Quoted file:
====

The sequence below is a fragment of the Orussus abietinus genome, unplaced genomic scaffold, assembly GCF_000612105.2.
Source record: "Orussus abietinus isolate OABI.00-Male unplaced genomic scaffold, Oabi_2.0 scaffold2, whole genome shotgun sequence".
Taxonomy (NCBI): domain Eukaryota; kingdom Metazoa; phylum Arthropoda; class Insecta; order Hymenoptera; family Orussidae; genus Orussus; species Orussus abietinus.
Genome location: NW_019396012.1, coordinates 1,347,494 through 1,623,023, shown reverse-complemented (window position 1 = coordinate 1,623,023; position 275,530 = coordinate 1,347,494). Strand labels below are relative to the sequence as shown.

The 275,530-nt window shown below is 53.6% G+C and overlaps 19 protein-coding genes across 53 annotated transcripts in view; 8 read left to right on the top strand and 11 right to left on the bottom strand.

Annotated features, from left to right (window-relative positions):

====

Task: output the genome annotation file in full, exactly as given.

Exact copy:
The sequence below is a fragment of the Orussus abietinus genome, unplaced genomic scaffold, assembly GCF_000612105.2.
Source record: "Orussus abietinus isolate OABI.00-Male unplaced genomic scaffold, Oabi_2.0 scaffold2, whole genome shotgun sequence".
Taxonomy (NCBI): domain Eukaryota; kingdom Metazoa; phylum Arthropoda; class Insecta; order Hymenoptera; family Orussidae; genus Orussus; species Orussus abietinus.
Genome location: NW_019396012.1, coordinates 1,347,494 through 1,623,023, shown reverse-complemented (window position 1 = coordinate 1,623,023; position 275,530 = coordinate 1,347,494). Strand labels below are relative to the sequence as shown.

The 275,530-nt window shown below is 53.6% G+C and overlaps 19 protein-coding genes across 53 annotated transcripts in view; 8 read left to right on the top strand and 11 right to left on the bottom strand.

Annotated features, from left to right (window-relative positions):